Monday, 17 June 2013

Movie Review: Tootsie (1982)


A comedy about gender politics, Tootsie delivers excellent laughs with sharp social commentary, propelled by a virtuoso Dustin Hoffman performance.

Michael Dorsey (Hoffman) is a struggling actor based in New York City. Passionate about his craft but with a reputation for being difficult to work with, Michael's career is slipping away into low-key suburban theatre productions. Desperate for a last chance at stardom, and much to the horror of his agent George (Sydney Pollack, who also directed) and room mate Jeff (Bill Murray), Michael dresses up as a woman, adopts the persona of Dorothy Michaels, and lands the part of a hospital administrator on Southwest General a tawdry but popular daytime television hospital drama.

Michael gives Dorothy an independent, feminist edge, shaking up the show and quickly becoming the toast of the town. But Michael's love life starts to get really complicated. As Dorothy places more demands on his time, he neglects potential girlfriend Sandy (Teri Garr). Meanwhile, Julie Nichols (Jessica Lange), who plays the resident tarty nurse on Southwest General, finds herself strangely attracted to Dorothy, and Julie's widower dad Les (Charles Durning) is also quite smitten with the new star. Finally, the lecherous but semi-senile John Van Horn (George Gaynes), who portrays the senior doctor on the show, sets his sights on Dorothy as his next sexual conquest.

The unusually rich screenplay (co-written by Barry Levinson and Elaine May, among others) is able to maintain focus on the hearts of three characters, as Michael, Julie and Les all undergo journeys of discovery about what really matters in their lives. With a light touch but deliberate steering by Pollack, Tootsie delves into the skirmishes between the sexes, uncovering plenty of new angles to explore.

Michael thought that transforming into Dorothy would provide a superficial career boost. Instead, Dorothy became the change agent through which Michael gains a new perspective on his relationships. Michael becomes a better human being as Dorothy, with unexpected consequences.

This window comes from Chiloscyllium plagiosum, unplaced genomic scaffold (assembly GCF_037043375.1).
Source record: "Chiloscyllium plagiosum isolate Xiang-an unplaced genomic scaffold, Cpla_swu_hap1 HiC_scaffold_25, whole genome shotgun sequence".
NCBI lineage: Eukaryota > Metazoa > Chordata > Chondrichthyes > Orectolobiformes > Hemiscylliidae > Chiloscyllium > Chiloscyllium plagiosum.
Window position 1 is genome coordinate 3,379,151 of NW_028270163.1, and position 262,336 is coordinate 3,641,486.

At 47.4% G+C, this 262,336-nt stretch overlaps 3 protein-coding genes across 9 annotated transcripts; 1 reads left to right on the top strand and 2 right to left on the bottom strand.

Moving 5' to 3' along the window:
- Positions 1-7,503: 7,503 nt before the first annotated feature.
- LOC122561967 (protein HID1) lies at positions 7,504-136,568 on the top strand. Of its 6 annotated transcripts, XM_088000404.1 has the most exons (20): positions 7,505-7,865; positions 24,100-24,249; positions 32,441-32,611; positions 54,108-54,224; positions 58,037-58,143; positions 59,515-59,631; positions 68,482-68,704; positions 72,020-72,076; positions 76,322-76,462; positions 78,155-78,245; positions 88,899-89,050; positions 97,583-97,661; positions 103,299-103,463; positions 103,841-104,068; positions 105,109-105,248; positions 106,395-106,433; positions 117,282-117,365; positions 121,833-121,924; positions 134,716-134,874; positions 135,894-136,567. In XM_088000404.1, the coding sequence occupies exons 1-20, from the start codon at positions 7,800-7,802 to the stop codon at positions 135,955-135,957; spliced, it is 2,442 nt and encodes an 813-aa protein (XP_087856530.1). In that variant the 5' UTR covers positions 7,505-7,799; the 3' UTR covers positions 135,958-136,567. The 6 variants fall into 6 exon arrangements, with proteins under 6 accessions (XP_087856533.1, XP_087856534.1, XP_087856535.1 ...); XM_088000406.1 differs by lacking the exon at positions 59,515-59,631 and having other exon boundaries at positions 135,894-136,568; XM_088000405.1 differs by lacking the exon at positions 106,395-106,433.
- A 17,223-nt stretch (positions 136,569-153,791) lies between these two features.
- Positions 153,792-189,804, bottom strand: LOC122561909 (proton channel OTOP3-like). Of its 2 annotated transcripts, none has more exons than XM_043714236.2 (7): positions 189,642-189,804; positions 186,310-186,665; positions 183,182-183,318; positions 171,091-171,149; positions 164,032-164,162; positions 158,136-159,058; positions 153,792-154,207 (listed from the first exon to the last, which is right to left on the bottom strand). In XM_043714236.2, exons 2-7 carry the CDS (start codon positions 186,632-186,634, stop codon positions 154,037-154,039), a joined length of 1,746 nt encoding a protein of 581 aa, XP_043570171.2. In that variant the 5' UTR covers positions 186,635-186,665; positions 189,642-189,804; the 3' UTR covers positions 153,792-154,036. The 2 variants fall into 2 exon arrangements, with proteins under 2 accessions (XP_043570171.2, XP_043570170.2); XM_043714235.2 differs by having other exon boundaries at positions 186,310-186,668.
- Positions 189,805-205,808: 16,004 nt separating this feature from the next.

While Michael's dour intensity and serious mannerisms mostly turned everyone off, Dorothy demands and provides R.E.S.P.E.C.T., and as it turns out, love and affection flow smoothly and in all directions when mutual respect is a common foundation. It becomes only normal that Dorothy's honest, open, playful and forthcoming personality attracts both Julie and Les. In Julie's case the purity of the relationship almost overcomes traditional gender boundaries, while for Les, Dorothy's virtue proves to be an immediate attraction to a widower.

Dustin Hoffman delivers an extraordinary performance, measured by how quickly the make-up is forgotten, and how powerfully Dorothy's presence as a woman is established and maintained. Michael's occasional stumbles in Dorothy's heels serve not only as comic touches, but also as a reminder that there is an actor beneath all those womanly clothes.

Jessica Lange, coming off career-making but highly intense roles in The Postman Always Rings Twice and Frances, demonstrates a glow for serious humour, Julie a much more interesting role than most comedies accommodate. Julie is allowing herself to be belittled in front of the camera as the airhead nurse, and off-camera by the show's director (Dabney Coleman). Dorothy proves to be an inspiration, and maybe more, prompting Julie to change her attitude towards relationships and more importantly, towards herself. Lange won the Best Supporting Actress Academy Award, the only win from 10 nominations received by Tootsie.

Terrific depth is provided by Durning, Garr, Coleman, Pollack, and Geena Davis making her screen début in a small, barely dressed, role. Durning, in particular, finds the sadness within a jovial but lonely man looking to fill the void left by the loss of a life-long love. Bill Murray pops up unannounced as Michael's laid-back room mate, providing acrid commentary on a pantomime spiralling into an unintended life experiment.

As it turns out, sometimes a man needs to walk in the heels of a woman to better understand what being a man really means.






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